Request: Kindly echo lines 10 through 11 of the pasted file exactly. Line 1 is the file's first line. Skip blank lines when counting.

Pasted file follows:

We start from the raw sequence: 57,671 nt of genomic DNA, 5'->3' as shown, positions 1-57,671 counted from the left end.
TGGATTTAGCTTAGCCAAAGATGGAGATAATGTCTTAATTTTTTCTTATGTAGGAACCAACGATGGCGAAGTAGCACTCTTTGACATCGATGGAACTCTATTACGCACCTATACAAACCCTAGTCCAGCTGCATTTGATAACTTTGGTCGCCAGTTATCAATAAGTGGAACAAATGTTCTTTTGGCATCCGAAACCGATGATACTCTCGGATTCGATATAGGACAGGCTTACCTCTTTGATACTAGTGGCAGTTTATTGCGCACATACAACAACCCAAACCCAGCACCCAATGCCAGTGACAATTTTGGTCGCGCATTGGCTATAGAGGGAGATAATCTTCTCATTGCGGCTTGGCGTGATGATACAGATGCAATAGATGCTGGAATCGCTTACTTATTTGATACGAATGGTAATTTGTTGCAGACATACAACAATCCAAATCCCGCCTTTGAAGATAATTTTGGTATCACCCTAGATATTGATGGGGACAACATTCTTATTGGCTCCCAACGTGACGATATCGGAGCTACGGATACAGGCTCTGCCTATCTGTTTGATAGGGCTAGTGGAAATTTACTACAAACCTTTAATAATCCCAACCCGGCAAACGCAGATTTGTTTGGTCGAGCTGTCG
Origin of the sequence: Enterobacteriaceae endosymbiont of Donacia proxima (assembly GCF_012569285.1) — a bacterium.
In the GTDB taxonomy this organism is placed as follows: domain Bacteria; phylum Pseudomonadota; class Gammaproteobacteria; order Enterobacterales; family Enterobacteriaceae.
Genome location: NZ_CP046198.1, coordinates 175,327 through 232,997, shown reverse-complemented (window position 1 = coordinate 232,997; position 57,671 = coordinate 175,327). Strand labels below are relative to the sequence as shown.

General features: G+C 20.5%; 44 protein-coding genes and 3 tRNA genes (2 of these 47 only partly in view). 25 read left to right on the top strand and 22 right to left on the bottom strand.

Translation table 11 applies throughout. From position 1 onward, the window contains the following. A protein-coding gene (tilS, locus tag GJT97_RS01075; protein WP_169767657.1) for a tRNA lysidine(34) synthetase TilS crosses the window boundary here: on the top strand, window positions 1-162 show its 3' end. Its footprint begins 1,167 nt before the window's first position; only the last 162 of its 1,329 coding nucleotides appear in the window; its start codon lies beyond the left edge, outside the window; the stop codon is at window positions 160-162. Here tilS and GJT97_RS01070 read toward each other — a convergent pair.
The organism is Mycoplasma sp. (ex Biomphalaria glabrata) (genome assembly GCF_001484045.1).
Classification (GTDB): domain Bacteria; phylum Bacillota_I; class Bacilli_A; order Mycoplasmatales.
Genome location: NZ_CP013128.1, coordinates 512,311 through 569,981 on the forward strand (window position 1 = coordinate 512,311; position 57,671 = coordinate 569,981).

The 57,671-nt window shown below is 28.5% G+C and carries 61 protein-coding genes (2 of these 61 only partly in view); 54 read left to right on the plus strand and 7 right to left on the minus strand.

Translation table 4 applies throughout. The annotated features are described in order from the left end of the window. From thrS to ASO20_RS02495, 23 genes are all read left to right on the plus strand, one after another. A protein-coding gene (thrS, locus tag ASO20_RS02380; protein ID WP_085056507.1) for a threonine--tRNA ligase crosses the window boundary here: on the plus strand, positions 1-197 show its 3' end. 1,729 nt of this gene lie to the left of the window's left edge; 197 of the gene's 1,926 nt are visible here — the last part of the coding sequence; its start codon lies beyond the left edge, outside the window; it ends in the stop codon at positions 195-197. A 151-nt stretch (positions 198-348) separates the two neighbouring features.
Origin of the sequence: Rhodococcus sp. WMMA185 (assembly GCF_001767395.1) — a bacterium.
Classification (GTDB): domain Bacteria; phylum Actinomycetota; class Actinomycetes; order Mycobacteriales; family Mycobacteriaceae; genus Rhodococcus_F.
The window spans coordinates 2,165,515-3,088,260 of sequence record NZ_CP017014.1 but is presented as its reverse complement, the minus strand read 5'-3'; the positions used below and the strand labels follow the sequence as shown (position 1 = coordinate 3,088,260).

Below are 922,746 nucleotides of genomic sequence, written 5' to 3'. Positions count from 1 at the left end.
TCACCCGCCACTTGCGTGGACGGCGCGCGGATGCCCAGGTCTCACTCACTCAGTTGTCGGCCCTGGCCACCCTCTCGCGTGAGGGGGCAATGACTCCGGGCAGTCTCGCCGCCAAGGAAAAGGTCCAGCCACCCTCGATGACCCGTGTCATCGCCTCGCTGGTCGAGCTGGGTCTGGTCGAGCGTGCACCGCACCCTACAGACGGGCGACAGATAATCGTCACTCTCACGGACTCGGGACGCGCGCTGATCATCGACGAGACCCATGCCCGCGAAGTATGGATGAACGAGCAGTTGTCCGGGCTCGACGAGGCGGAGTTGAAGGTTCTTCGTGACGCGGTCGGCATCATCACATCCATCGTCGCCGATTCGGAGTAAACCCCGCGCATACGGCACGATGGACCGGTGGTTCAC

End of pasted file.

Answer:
Genome location: NZ_CP013128.1, coordinates 512,311 through 569,981 on the forward strand (window position 1 = coordinate 512,311; position 57,671 = coordinate 569,981).

The 57,671-nt window shown below is 28.5% G+C and carries 61 protein-coding genes (2 of these 61 only partly in view); 54 read left to right on the plus strand and 7 right to left on the minus strand.